Tragedy and the Final X

Today my hometown was once again thrust into the arms of tragedy and violence. A shooter, now identified as Robert Lewis Dear, holed up in a Planned Parenthood office and ended up wounding nine people and killing three people, including two civilians and a campus police officer from the University of Colorado at Colorado Springs.

It’s hard to go back to living your life and doing mundane things around the house when you know there were a few of people from here in Colorado Springs who woke up today and had no idea that yesterday was going to be their last Thanksgiving, and that they wouldn’t make it to tonight or live another day past today to see their family and friends ever again.

I remember seeing a calendar in my kids’ grandfather’s room on the day after he died from a heart attack in his sleep. I glanced at the monthly page as I was on my way to the bathroom. He had marked off every day that had come and gone with an X, with notes about what he’d done and planned to do for upcoming days. I stood for a moment and stared at the final X he marked on his calendar…and then I looked at the notes he had for the rest of the month…what he had on his to-do list for around the house, etc.

That final X has stuck with me. He didn’t know it would be the last X he’d mark on his calendar. He had plans, but he died in his sleep that night. No more notes, no more crossing off the days of tasks he completed…it was done, and so was he.

Sobering and sad. Life can be real shitty at times, but even during the shitty times, you are still breathing and living.

You never know when you’re going to put down the last X on your monthly calendar, or breathe your last breath. You won’t know if you’ll be here next Thanksgiving, or even tomorrow. In the end, life completes your tasks for you, even if you weren’t ready to have them finished. We all have a final X. You only have today, this moment. Maybe we should make sure all our X’s count.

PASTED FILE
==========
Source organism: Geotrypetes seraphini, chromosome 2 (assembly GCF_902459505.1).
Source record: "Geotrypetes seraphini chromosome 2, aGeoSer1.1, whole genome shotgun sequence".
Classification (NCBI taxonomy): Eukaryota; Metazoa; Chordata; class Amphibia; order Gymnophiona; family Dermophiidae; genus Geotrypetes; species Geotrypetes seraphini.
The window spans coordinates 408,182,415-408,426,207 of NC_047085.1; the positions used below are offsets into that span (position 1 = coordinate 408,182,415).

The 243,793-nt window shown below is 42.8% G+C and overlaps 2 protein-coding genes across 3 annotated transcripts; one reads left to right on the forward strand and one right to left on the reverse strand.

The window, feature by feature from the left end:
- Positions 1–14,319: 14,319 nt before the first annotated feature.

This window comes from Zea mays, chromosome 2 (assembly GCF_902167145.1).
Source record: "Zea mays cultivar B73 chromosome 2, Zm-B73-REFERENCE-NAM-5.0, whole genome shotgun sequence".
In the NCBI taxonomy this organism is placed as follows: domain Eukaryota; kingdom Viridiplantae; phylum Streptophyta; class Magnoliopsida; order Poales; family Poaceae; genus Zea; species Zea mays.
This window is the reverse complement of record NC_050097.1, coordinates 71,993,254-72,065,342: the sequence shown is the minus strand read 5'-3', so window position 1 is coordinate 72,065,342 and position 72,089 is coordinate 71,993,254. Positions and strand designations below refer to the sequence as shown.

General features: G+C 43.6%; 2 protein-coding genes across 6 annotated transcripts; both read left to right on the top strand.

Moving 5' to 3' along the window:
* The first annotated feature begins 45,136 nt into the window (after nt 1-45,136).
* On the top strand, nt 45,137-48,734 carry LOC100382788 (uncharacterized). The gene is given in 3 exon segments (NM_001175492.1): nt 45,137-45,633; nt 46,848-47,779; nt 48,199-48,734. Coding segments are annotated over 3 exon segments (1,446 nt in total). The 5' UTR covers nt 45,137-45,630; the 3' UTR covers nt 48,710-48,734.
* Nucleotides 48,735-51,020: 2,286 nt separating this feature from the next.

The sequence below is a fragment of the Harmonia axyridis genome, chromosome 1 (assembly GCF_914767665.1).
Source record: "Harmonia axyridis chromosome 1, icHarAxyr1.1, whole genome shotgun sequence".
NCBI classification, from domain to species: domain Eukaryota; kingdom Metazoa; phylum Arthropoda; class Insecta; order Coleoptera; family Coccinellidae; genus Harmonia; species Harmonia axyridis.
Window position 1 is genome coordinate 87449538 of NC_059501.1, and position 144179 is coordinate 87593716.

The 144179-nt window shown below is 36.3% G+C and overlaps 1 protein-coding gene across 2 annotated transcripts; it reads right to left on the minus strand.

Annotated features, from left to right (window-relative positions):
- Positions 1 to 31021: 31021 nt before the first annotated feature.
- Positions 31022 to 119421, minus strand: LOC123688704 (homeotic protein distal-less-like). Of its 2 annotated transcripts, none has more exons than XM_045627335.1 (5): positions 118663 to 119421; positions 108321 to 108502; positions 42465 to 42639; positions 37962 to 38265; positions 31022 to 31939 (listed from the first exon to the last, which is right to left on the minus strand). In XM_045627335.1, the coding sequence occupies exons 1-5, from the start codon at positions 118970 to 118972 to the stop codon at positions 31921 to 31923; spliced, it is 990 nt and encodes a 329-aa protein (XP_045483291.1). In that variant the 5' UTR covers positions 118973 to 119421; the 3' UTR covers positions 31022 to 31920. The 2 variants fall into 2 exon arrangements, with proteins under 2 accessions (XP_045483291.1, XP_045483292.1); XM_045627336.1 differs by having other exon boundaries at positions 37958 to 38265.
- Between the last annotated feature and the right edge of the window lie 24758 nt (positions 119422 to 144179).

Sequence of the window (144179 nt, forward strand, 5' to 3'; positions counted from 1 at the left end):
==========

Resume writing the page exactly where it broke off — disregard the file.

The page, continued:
Don’t you think so?

30 Praiseworthy Virtues of Northern Europe

(**My comment: An excellent list to use as a guide for becoming a better person and living a more balanced and meaningful life — at least to me. These are all virtues worth cultivating, regardless of who you are.**)

What are the 30 Northern Praiseworthy Virtues?

Definition of praiseworthy (adj)
Bing Dictionary
[ práyz wùrt͟hee ]
admirable: deserving praise
synonyms: admirable, commendable, laudable, worthy, exemplary, creditable

Viking rules were simple

The Praiseworthy Virtues of the North

This list of praiseworthy ethics is taken directly from the lore of Northern Europe. Nothing listed is modern opinion but, instead, comes from the very words of our Northern European ancestors. Their wisdom and knowledge was recorded in the sagas and Eddas. This word-hoard to the English-speaking peoples in its legend, song, and story is our source. It is a very mine of “noble and pleasant beauty and high manhood,” as Sparling terms the Eddas and sagas in his introduction to the Morris and Magnússon translation of Völsunga Saga. These ancestors of the Northern European peoples are the source of what is thought to be praiseworthy. Their wisdom is timeless and what was praiseworthy then, is praiseworthy now. For a more complete examination of these ethics as they appear in Northern lore, see Trúlög and Sögumál.

What is praiseworthy?

1. Gifting is praiseworthy.
2. Generosity is praiseworthy.
3. Moderation is praiseworthy.
4. The maintaining of frith in all circumstances is praiseworthy.
5. Courage is praiseworthy.
6. The seeking of good over ill is praiseworthy.
7. Hospitality is praiseworthy.
8. Courtesy is praiseworthy.
9. Tolerance is praiseworthy.
10. The pursuit of wisdom and knowledge is praiseworthy.
11. The defense of freedom is praiseworthy.
12. Industriousness is praiseworthy.
13. Vigilance is praiseworthy.
14. The protection, nurturing and forbearing of kin is praiseworthy.
15. Showing respect for elders is praiseworthy.
16. Loyalty to friends and kin is praiseworthy.
17. Keeping an oath is praiseworthy.
18. Honoring the sanctity of marriage is praiseworthy.
19. Refraining from mockery is praiseworthy.
2o. Refraining from arrogance is praiseworthy.
21. Making kin, honor and justice more important than gold is praiseworthy.
22. Cleanliness is praiseworthy.
23. The maintaining of one’s dignity in all situations is praiseworthy.